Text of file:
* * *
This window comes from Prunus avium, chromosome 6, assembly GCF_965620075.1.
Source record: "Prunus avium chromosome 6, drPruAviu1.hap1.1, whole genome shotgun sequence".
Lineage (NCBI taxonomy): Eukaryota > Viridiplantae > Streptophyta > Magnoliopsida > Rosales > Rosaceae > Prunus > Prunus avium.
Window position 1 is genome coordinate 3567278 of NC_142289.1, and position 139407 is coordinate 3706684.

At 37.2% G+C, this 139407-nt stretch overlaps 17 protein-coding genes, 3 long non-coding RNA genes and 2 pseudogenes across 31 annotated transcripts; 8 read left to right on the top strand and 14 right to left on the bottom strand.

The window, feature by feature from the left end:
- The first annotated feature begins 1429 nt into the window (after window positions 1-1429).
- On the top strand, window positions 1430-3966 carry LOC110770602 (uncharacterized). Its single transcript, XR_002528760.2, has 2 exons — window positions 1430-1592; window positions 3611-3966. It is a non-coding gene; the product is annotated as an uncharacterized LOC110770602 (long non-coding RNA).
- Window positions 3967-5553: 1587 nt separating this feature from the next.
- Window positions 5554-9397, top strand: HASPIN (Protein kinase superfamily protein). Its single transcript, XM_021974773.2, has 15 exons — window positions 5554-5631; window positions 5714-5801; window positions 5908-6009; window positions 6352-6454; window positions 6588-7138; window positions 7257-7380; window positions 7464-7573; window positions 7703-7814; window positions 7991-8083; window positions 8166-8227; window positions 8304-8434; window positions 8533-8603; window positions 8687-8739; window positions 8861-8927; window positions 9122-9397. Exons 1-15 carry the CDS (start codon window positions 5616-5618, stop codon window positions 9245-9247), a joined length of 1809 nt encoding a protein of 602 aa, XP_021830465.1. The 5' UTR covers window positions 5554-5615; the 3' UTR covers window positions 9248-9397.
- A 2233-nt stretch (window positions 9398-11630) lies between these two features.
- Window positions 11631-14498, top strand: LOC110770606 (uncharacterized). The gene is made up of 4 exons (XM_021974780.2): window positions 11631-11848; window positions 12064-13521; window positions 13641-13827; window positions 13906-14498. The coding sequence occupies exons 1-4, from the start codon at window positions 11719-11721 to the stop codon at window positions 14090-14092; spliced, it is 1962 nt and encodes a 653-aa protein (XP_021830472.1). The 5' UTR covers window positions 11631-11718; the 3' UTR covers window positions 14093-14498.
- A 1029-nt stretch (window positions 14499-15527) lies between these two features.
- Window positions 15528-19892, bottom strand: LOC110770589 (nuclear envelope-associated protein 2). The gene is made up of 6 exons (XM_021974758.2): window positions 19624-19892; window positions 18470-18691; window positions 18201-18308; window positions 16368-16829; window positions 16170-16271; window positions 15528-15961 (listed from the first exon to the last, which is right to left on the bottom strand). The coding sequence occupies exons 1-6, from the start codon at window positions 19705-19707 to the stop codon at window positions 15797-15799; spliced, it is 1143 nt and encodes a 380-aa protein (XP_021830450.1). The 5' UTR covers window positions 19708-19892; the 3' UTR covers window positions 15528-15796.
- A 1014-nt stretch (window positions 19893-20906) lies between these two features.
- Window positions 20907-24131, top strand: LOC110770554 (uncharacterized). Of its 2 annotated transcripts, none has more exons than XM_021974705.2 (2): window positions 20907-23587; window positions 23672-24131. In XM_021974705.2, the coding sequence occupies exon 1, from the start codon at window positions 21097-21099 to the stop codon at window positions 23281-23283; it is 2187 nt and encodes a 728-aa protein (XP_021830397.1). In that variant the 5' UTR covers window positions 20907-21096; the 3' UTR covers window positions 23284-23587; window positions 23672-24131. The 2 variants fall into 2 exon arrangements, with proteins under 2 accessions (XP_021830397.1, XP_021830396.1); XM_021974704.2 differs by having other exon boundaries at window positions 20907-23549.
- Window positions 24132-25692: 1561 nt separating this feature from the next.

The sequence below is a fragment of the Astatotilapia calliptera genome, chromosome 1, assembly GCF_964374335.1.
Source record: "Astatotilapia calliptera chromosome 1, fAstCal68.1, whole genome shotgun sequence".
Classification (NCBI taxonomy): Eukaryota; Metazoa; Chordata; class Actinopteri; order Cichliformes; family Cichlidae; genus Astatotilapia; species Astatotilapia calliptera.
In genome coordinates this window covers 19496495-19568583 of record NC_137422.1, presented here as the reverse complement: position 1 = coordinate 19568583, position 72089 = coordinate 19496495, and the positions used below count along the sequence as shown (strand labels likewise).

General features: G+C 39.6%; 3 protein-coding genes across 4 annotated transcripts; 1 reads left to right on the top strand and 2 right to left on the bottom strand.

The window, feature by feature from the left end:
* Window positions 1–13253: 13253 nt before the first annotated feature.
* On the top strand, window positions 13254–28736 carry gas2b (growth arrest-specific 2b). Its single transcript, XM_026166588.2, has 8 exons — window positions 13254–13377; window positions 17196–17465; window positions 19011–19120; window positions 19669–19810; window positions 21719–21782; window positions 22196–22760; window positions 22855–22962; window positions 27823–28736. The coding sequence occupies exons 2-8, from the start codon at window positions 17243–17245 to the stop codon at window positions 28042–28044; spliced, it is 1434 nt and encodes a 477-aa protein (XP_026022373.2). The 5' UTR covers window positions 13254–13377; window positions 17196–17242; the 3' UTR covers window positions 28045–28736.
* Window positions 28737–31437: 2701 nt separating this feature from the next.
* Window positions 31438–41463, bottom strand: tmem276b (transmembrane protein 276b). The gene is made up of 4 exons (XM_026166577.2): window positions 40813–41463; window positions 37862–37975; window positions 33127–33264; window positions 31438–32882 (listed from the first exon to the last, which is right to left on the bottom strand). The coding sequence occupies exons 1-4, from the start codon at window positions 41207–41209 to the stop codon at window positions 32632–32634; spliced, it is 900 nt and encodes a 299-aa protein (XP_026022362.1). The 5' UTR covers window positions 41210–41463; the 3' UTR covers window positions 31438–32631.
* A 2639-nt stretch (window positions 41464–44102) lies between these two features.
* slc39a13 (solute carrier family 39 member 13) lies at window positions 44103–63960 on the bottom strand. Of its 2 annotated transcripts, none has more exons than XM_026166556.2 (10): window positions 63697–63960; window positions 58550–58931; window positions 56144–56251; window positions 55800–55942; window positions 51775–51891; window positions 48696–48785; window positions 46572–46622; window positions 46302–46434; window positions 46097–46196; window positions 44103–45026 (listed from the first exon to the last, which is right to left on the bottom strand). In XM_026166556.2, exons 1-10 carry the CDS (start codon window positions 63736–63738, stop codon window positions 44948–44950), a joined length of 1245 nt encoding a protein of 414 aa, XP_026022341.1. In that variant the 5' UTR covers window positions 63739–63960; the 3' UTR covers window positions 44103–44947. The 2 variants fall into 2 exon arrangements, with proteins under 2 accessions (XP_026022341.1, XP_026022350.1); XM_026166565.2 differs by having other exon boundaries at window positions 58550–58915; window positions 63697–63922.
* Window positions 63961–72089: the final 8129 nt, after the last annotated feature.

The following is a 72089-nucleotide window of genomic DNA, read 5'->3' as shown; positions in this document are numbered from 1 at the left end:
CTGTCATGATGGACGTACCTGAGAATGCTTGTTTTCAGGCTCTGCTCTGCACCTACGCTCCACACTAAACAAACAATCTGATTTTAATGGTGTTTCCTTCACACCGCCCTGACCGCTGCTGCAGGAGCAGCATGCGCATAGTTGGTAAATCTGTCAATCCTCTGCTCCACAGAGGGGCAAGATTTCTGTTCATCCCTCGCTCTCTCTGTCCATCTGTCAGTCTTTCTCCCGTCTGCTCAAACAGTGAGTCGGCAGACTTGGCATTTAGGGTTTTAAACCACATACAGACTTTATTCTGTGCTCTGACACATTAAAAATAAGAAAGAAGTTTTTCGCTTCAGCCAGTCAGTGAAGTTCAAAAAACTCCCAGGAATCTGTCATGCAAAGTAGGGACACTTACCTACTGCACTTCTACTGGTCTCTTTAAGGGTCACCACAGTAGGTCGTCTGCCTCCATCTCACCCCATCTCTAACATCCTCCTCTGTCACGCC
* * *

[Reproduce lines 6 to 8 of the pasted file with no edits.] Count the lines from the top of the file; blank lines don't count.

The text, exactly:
The window, feature by feature from the left end:
- The first annotated feature begins 1429 nt into the window (after window positions 1-1429).
- On the top strand, window positions 1430-3966 carry LOC110770602 (uncharacterized). Its single transcript, XR_002528760.2, has 2 exons — window positions 1430-1592; window positions 3611-3966. It is a non-coding gene; the product is annotated as an uncharacterized LOC110770602 (long non-coding RNA).